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How to Start a Summary

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Written by
Dr. Simon Robbins
  • Icon Calendar 18 May 2024
  • Icon Page 1281 words
  • Icon Clock 7 min read

When students get assignments to retell specific studies, they ask themselves how to start a summary. Basically, this question arises not only because learners may not have the necessary knowledge but also because they need guides as a starting point. Unfortunately, many summaries must be rewritten because students use irrelevant guides to meet standards. Therefore, this article covers a technique on how to start a summary and write a high-quality paper.

General Aspects of Summary Writing

Summary writing is a skill that all researchers need to master. Basically, a summary is one of the types of papers that require students to write in their own words. Also, the beginning of summaries is an essential section because a writer needs to understand a source under discussion. In this case, the information on how to start a summary covers an introductory paragraph, including two subsections: general details and article-specific information.

How to start a summary

Summary Writing Format

A good summary captures the essence of the original text while being concise and clear. Your summary should provide enough information for someone to understand the main points or ideas of the text without reading the entire it. Hence, the summary writing format must follow:

  1. Introduction: Start your summary with a brief introduction that provides context for the topic.
  2. Main Idea: Identify the main message or thesis statement of the original text.
  3. Key Points: Highlight the most important points or arguments presented in the article.
  4. Supporting Details: Include key supporting details that contribute to the overall understanding.
  5. Conciseness: Keep sentences concise and focused, avoiding unnecessary details.
  6. Order: Organize the points in a logical order to enhance readability.
  7. Eliminate Redundancy: Remove redundant information while ensuring the core message is covered.
  8. Critical Information: Emphasize critical information that significantly impacts the main idea.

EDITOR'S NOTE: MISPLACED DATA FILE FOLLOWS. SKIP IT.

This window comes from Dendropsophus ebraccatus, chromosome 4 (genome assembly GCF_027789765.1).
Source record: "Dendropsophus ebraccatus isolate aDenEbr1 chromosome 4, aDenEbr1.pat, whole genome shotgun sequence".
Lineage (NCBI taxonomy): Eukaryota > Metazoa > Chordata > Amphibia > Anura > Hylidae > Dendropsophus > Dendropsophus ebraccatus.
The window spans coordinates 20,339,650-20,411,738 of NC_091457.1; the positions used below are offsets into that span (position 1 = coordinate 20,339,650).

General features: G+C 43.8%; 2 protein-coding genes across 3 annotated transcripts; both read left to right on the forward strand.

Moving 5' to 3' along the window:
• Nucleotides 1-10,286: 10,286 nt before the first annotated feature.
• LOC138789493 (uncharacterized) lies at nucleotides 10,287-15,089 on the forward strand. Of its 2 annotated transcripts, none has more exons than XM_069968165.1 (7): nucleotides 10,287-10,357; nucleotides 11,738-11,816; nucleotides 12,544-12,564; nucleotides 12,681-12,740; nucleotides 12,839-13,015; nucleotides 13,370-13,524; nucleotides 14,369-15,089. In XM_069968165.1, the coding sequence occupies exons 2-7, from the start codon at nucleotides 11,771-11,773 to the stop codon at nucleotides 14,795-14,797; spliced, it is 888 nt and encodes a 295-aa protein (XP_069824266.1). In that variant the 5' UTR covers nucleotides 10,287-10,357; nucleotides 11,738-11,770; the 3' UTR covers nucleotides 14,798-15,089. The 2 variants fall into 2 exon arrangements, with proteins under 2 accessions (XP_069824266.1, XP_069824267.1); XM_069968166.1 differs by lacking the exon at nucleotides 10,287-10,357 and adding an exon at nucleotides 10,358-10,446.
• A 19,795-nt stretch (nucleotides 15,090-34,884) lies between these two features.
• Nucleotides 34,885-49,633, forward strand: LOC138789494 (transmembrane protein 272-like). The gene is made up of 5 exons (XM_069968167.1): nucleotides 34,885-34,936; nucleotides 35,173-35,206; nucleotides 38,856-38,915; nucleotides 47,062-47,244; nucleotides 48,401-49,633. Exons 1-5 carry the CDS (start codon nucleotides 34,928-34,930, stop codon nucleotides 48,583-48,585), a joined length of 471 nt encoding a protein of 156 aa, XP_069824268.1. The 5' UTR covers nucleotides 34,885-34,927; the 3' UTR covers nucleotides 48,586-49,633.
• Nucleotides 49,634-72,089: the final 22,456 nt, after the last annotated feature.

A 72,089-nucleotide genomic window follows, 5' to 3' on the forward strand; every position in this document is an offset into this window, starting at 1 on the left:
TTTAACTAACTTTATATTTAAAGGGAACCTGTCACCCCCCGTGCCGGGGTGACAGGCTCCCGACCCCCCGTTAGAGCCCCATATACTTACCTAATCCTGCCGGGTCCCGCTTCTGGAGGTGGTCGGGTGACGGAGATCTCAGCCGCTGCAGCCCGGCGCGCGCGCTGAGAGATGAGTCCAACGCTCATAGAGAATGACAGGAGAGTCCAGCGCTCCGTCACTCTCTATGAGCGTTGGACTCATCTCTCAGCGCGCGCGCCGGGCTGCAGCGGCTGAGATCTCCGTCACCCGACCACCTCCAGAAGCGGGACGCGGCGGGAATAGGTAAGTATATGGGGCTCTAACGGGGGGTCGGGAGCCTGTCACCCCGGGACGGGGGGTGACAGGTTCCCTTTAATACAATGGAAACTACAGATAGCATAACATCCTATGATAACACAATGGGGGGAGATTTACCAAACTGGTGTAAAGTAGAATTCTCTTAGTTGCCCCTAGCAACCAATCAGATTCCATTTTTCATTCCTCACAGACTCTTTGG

9. Conclusion: Summarize the overall message or conclusion of the original text.
  10. Word Count: Keep the summary within a specified word count, following any length restrictions.

Starting Summaries

The first subsection of introductory paragraphs contains general details concerning authors and study topics. When writing an article review, summaries should begin by presenting the names and surnames of authors. In this case, writers must provide names of authors in full forms by considering a method on how to start a summary. If there are multiple authors, instructors should consult students for further directives. Next, learners must mention titles of articles being summarized. In turn, the article’s titles must be written in a format that conforms to chosen paper formats regarding the inclusion of a source’s title in the essay’s text. As a result, such details inform readers about the necessary information concerning articles.

Ending of Summaries

The remaining information in the first paragraph is specific to articles in cases of summaries. For example, students may provide background information that places studies into a specific context under discussion. In this case, readers need to be aware of general topics of interest. Then, writers have to state research questions immediately after this part. Various important pieces of information covering the technique of how to start a summary are critical because they present specific aspects of general topics, meaning the focus of studies. Moreover, the concluding statement in the first paragraph is the study hypothesis. In turn, this sentence should provide much detail on approaches to investigating research questions. Upon completion of this paragraph, readers must have a complete picture of research scopes.